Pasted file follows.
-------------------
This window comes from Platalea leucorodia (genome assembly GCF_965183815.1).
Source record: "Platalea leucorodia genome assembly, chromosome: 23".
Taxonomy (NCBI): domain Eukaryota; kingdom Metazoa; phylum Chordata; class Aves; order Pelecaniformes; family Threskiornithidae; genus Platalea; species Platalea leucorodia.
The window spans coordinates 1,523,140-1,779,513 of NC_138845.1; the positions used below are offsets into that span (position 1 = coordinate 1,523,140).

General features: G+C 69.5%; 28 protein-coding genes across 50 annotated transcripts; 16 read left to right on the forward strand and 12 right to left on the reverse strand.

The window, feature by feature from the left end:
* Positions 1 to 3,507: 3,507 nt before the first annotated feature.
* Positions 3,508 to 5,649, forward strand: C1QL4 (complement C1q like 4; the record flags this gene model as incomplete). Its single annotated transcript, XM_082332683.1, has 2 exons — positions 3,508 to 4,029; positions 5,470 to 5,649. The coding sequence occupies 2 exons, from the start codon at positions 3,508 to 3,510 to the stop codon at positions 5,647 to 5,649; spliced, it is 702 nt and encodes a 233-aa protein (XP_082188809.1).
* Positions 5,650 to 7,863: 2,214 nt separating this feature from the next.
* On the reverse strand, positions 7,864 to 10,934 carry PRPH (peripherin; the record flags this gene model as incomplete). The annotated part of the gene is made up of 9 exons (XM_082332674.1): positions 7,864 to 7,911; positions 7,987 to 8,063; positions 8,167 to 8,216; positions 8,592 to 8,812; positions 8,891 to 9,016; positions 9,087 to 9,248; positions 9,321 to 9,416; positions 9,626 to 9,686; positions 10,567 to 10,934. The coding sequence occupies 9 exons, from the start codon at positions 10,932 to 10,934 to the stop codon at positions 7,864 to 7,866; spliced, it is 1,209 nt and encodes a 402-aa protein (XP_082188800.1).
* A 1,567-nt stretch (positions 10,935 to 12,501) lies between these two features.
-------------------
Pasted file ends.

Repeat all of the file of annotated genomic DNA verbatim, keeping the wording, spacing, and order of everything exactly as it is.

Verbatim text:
This window comes from Platalea leucorodia (genome assembly GCF_965183815.1).
Source record: "Platalea leucorodia genome assembly, chromosome: 23".
Taxonomy (NCBI): domain Eukaryota; kingdom Metazoa; phylum Chordata; class Aves; order Pelecaniformes; family Threskiornithidae; genus Platalea; species Platalea leucorodia.
The window spans coordinates 1,523,140-1,779,513 of NC_138845.1; the positions used below are offsets into that span (position 1 = coordinate 1,523,140).

General features: G+C 69.5%; 28 protein-coding genes across 50 annotated transcripts; 16 read left to right on the forward strand and 12 right to left on the reverse strand.

The window, feature by feature from the left end:
* Positions 1 to 3,507: 3,507 nt before the first annotated feature.
* Positions 3,508 to 5,649, forward strand: C1QL4 (complement C1q like 4; the record flags this gene model as incomplete). Its single annotated transcript, XM_082332683.1, has 2 exons — positions 3,508 to 4,029; positions 5,470 to 5,649. The coding sequence occupies 2 exons, from the start codon at positions 3,508 to 3,510 to the stop codon at positions 5,647 to 5,649; spliced, it is 702 nt and encodes a 233-aa protein (XP_082188809.1).
* Positions 5,650 to 7,863: 2,214 nt separating this feature from the next.
* On the reverse strand, positions 7,864 to 10,934 carry PRPH (peripherin; the record flags this gene model as incomplete). The annotated part of the gene is made up of 9 exons (XM_082332674.1): positions 7,864 to 7,911; positions 7,987 to 8,063; positions 8,167 to 8,216; positions 8,592 to 8,812; positions 8,891 to 9,016; positions 9,087 to 9,248; positions 9,321 to 9,416; positions 9,626 to 9,686; positions 10,567 to 10,934. The coding sequence occupies 9 exons, from the start codon at positions 10,932 to 10,934 to the stop codon at positions 7,864 to 7,866; spliced, it is 1,209 nt and encodes a 402-aa protein (XP_082188800.1).
* A 1,567-nt stretch (positions 10,935 to 12,501) lies between these two features.